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  • 1
    Electronic Resource
    Electronic Resource
    College Park, Md. : American Institute of Physics (AIP)
    The Journal of Chemical Physics 117 (2002), S. 3982-3991 
    ISSN: 1089-7690
    Source: AIP Digital Archive
    Topics: Physics , Chemistry and Pharmacology
    Notes: We extend Teixeira and Telo da Gama's density-functional approach [J. Phys.: Condens. Matter 3, 111 (1991)] to study the vapor–liquid phase equilibria and planar interfacial properties of quadrupolar fluids. The density profile, surface ordering, surface polarization, and surface tension of quadrupolar fluids are evaluated. Particular attention is given to the temperature and quadrupole-strength dependence. It is found that the interfacial molecular ordering can arise entirely due to the quadrupole–quadrupole interaction. It is also found that the bulk-phase properties of the quadrupolar fluids satisfy the law of correspondence states. The reduced surface potential and surface tension can be well correlated by power laws of the scaled temperature τ≡1−T/Tc, where Tc is the critical temperature of the fluids. © 2002 American Institute of Physics.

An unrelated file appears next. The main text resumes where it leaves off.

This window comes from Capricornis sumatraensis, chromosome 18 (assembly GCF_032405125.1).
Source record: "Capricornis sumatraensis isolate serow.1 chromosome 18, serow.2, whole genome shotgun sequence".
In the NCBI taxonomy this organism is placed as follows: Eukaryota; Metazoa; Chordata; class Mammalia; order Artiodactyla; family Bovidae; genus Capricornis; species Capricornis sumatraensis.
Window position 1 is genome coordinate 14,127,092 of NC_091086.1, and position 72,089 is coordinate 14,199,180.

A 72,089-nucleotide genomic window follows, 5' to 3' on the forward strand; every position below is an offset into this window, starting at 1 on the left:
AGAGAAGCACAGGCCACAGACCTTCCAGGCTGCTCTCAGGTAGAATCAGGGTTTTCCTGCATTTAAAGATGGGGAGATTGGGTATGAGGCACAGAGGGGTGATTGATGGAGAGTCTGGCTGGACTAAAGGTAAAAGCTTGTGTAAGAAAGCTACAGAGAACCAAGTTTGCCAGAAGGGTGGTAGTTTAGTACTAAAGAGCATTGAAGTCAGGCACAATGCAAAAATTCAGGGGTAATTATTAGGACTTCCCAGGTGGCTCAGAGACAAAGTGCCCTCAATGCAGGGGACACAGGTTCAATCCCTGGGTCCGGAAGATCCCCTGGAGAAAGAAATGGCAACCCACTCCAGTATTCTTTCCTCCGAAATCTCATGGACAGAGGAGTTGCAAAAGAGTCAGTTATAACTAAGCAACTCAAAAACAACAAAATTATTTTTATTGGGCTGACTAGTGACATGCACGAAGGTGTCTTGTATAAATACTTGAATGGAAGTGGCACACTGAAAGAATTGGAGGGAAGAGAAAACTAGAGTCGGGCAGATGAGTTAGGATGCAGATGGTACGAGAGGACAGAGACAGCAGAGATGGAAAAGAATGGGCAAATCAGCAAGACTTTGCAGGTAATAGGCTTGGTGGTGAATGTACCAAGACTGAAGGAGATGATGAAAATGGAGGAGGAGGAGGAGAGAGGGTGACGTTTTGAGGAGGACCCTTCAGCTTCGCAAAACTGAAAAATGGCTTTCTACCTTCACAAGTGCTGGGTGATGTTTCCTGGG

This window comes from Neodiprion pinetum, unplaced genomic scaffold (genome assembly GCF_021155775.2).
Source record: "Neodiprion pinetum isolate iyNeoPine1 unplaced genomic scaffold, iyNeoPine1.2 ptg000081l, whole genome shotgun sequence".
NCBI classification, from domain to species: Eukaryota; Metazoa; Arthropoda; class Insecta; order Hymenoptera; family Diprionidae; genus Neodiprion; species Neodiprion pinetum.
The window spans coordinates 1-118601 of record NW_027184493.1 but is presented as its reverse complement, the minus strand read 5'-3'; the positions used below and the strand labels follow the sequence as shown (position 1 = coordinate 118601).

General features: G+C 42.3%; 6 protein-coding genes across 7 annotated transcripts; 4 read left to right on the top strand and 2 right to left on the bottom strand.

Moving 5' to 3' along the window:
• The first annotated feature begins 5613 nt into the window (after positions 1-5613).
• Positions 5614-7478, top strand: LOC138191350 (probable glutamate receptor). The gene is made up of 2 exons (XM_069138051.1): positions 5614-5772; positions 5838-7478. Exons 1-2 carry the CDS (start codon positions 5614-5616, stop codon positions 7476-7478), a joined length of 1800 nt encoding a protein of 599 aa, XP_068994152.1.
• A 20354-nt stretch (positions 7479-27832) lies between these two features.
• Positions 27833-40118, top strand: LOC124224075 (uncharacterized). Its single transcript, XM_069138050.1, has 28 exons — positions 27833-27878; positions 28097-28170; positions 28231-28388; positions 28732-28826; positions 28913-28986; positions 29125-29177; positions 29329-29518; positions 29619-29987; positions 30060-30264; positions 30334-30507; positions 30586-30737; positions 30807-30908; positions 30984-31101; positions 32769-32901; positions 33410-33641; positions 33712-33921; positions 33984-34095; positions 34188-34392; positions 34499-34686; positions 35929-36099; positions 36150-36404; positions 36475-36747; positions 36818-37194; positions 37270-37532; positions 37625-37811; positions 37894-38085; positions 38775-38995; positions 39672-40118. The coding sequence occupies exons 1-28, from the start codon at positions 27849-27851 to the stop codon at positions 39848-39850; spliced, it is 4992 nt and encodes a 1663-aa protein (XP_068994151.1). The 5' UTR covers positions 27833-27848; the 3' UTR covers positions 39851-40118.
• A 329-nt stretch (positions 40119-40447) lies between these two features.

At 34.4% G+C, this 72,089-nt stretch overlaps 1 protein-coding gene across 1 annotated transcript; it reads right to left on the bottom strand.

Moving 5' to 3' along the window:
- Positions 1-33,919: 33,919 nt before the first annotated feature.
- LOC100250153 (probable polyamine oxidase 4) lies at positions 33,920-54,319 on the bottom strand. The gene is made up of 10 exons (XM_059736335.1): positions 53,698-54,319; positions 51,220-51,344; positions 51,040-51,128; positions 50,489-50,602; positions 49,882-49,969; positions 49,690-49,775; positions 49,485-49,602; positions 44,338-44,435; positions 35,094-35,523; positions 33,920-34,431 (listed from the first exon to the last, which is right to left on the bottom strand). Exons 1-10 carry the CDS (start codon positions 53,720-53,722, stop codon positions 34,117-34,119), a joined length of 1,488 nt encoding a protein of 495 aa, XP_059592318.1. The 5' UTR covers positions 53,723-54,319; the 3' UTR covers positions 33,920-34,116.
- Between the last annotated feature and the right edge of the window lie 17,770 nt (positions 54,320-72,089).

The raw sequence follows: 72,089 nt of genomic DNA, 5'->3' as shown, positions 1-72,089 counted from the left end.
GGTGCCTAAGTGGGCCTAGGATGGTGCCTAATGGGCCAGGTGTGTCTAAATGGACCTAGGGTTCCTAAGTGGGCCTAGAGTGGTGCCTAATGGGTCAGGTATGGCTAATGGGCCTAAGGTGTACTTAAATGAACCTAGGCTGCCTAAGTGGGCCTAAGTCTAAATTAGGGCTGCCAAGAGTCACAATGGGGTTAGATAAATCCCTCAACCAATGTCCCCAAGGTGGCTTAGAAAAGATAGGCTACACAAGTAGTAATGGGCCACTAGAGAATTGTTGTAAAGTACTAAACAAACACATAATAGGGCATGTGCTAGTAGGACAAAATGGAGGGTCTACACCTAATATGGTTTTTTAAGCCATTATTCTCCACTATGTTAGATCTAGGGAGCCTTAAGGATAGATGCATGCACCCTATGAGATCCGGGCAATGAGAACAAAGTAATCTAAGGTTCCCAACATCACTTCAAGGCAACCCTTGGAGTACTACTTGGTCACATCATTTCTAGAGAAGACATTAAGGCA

Type of Medium: Electronic Resource
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  • 2
    Electronic Resource
    Electronic Resource
    College Park, Md. : American Institute of Physics (AIP)
    The Journal of Chemical Physics 114 (2001), S. 504-512 
    ISSN: 1089-7690
    Source: AIP Digital Archive
    Topics: Physics , Chemistry and Pharmacology
    Notes: In the framework of modified mean-field density-functional theory, effects of a uniform electric field on the interfacial properties of a model dipolar fluid [Teixeira and Telo da Gama, J. Phys.: Condens. Matter 3, 111 (1991)] are studied. Both density and orientational order-parameter profiles of the planar vapor-liquid interface are obtained as a function of the field strength. For the dipolar fluids with reduced dipole moment μ0*≤1, we find that the field (under the condition μ0*E*/T*(very-much-less-than)1) can shift the surface tension by few percent. We also find that the electric field actually reduces the thermodynamical surface tension but enhances the mechanical surface tension at the equimolar dividing surface. To detect these field effects on the surface tension we estimate the field strength which can be as high as 108 V/m. © 2001 American Institute of Physics.
    Type of Medium: Electronic Resource
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